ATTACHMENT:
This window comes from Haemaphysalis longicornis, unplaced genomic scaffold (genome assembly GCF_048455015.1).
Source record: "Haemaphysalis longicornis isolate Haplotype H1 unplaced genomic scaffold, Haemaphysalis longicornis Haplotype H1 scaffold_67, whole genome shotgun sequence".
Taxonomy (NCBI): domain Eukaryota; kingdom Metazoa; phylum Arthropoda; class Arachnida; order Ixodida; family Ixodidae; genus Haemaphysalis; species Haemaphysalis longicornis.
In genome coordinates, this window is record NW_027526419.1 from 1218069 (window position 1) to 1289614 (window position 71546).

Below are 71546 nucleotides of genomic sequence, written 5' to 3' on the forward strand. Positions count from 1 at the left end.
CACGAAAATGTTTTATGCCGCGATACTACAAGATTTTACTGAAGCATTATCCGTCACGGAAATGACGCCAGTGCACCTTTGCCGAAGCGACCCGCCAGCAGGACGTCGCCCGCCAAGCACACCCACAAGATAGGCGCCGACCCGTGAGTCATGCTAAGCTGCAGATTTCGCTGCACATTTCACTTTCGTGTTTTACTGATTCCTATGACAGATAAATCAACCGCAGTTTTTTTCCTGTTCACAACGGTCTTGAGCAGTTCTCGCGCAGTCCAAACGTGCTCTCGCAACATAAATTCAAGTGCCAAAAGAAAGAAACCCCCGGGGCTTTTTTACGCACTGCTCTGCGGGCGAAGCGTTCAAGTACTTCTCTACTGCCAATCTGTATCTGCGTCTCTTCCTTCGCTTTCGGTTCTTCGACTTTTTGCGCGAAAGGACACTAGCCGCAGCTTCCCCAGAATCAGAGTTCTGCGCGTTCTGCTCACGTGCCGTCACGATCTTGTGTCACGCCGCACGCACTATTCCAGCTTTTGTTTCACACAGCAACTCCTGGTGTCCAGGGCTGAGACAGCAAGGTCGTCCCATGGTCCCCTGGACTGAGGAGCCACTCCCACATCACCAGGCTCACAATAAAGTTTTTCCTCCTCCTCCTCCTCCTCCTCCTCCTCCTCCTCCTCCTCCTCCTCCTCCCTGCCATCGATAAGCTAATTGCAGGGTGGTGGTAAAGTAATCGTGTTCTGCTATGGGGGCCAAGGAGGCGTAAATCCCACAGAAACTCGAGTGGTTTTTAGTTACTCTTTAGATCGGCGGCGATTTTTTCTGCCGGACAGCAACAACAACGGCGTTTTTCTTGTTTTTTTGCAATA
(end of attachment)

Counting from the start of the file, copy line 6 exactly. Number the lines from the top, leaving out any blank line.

CACGAAAATGTTTTATGCCGCGATACTACAAGATTTTACTGAAGCATTATCCGTCACGGAAATGACGCCAGTGCACCTTTGCCGAAGCGACCCGCCAGCAGGACGTCGCCCGCCAAGCACACCCACAAGATAGGCGCCGACCCGTGAGTCATGCTAAGCTGCAGATTTCGCTGCACATTTCACTTTCGTGTTTTACTGATTCCTATGACAGATAAATCAACCGCAGTTTTTTTCCTGTTCACAACGGTCTTGAGCAGTTCTCGCGCAGTCCAAACGTGCTCTCGCAACATAAATTCAAGTGCCAAAAGAAAGAAACCCCCGGGGCTTTTTTACGCACTGCTCTGCGGGCGAAGCGTTCAAGTACTTCTCTACTGCCAATCTGTATCTGCGTCTCTTCCTTCGCTTTCGGTTCTTCGACTTTTTGCGCGAAAGGACACTAGCCGCAGCTTCCCCAGAATCAGAGTTCTGCGCGTTCTGCTCACGTGCCGTCACGATCTTGTGTCACGCCGCACGCACTATTCCAGCTTTTGTTTCACACAGCAACTCCTGGTGTCCAGGGCTGAGACAGCAAGGTCGTCCCATGGTCCCCTGGACTGAGGAGCCACTCCCACATCACCAGGCTCACAATAAAGTTTTTCCTCCTCCTCCTCCTCCTCCTCCTCCTCCTCCTCCTCCTCCTCCTCCTCCCTGCCATCGATAAGCTAATTGCAGGGTGGTGGTAAAGTAATCGTGTTCTGCTATGGGGGCCAAGGAGGCGTAAATCCCACAGAAACTCGAGTGGTTTTTAGTTACTCTTTAGATCGGCGGCGATTTTTTCTGCCGGACAGCAACAACAACGGCGTTTTTCTTGTTTTTTTGCAATA